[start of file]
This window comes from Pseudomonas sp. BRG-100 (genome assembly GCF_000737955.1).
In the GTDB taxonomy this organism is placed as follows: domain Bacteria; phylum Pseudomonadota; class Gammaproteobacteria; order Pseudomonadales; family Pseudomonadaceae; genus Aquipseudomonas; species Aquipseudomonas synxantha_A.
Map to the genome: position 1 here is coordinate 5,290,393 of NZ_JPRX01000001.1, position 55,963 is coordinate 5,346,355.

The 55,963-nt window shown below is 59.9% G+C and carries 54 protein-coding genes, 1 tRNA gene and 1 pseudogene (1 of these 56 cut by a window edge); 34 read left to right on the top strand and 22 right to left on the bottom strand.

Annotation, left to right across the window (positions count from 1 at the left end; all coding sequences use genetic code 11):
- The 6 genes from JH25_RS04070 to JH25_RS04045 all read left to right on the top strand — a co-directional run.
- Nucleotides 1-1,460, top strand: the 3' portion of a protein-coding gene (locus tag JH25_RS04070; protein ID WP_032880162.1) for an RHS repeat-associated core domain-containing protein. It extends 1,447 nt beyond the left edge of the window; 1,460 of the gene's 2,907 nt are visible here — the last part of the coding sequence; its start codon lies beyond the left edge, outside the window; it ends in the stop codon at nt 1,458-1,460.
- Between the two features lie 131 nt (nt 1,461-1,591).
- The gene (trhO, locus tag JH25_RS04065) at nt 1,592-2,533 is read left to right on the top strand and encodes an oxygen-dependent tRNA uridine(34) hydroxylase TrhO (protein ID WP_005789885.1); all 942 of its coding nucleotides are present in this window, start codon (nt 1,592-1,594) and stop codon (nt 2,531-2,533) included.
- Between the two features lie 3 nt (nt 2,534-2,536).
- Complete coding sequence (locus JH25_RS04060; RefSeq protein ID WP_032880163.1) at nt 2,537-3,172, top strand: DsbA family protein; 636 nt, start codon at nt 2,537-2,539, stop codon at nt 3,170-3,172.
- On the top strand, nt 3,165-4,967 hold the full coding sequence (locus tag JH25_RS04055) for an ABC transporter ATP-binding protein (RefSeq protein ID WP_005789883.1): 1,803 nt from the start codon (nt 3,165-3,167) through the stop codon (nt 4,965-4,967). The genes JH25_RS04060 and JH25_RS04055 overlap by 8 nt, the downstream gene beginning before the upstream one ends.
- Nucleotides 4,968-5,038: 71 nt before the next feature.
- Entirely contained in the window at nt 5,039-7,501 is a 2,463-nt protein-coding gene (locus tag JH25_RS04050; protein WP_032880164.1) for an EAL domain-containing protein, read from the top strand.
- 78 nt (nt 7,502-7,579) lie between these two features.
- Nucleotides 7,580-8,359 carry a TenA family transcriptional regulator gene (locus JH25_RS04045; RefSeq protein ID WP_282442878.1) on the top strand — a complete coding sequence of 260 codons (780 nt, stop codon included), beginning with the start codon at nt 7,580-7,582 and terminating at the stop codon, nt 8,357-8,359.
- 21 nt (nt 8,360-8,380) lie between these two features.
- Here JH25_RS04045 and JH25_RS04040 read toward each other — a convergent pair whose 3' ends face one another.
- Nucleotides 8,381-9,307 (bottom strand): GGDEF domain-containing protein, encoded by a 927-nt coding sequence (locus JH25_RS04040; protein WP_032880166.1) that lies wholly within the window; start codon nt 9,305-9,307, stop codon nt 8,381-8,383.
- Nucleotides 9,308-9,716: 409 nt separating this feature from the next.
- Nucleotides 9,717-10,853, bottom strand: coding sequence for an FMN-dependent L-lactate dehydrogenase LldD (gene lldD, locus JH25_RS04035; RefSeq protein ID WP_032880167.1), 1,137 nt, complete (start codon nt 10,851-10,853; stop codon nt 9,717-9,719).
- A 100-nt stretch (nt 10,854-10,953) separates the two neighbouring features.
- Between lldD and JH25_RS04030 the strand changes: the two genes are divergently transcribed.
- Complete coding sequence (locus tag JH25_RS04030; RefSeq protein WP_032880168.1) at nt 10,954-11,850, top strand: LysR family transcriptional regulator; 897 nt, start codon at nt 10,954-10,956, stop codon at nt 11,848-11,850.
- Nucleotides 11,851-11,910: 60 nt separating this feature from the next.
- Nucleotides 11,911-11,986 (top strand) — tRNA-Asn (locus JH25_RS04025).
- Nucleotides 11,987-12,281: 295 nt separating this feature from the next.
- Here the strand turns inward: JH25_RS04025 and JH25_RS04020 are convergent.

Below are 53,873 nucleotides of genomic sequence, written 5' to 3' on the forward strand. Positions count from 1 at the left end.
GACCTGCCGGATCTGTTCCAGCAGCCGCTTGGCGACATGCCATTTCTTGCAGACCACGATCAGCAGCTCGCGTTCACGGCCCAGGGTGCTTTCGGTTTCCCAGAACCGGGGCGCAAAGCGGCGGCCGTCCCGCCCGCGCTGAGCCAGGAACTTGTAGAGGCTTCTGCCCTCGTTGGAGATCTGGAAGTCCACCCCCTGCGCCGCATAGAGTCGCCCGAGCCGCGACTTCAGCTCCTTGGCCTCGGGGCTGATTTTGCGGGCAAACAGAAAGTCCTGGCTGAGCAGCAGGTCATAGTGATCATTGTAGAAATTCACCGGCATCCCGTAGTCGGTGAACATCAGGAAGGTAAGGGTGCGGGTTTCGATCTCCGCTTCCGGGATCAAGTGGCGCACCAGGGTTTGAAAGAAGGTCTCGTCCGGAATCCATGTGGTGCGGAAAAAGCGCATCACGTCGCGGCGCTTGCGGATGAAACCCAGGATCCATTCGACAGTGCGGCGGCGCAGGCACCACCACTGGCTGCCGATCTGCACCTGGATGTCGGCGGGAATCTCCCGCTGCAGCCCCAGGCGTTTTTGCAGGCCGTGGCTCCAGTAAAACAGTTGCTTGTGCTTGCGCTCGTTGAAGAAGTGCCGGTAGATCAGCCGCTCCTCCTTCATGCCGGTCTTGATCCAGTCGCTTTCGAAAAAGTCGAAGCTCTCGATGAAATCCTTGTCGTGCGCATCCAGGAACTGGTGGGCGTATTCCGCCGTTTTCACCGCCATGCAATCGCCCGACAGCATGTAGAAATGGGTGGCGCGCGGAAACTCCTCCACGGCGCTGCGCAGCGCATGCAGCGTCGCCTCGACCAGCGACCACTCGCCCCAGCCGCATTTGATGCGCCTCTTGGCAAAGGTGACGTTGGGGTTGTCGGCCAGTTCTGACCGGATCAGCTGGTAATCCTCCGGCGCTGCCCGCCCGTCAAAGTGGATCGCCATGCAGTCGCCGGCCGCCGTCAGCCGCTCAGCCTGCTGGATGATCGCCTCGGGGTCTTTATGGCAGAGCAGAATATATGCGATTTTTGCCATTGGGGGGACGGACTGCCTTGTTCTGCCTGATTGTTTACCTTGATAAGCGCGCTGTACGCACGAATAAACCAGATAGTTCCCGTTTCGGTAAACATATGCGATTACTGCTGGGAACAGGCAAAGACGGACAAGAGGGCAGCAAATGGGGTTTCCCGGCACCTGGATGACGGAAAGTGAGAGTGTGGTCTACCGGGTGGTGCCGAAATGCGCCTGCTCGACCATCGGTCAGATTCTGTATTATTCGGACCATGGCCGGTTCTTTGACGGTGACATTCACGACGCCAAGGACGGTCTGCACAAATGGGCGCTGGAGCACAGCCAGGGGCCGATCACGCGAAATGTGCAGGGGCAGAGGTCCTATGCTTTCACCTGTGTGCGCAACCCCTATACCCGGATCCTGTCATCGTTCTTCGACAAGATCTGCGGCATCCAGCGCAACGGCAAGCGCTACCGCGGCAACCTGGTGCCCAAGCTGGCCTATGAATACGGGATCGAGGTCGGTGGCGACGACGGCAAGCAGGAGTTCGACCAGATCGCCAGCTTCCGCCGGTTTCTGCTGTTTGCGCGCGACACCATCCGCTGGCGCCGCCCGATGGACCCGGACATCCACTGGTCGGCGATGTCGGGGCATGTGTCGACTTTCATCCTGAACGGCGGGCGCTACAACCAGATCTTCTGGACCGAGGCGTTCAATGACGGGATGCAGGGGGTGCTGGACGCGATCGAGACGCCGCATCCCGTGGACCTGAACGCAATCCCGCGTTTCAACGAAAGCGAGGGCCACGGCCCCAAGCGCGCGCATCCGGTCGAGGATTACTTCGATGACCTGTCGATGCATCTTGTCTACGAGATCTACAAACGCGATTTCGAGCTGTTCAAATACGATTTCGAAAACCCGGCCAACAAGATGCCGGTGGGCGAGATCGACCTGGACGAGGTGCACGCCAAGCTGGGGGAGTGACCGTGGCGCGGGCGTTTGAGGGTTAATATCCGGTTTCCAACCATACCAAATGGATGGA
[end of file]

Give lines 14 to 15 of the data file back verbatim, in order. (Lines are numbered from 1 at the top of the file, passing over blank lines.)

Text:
- Entirely contained in the window at nt 5,039-7,501 is a 2,463-nt protein-coding gene (locus tag JH25_RS04050; protein WP_032880164.1) for an EAL domain-containing protein, read from the top strand.
- 78 nt (nt 7,502-7,579) lie between these two features.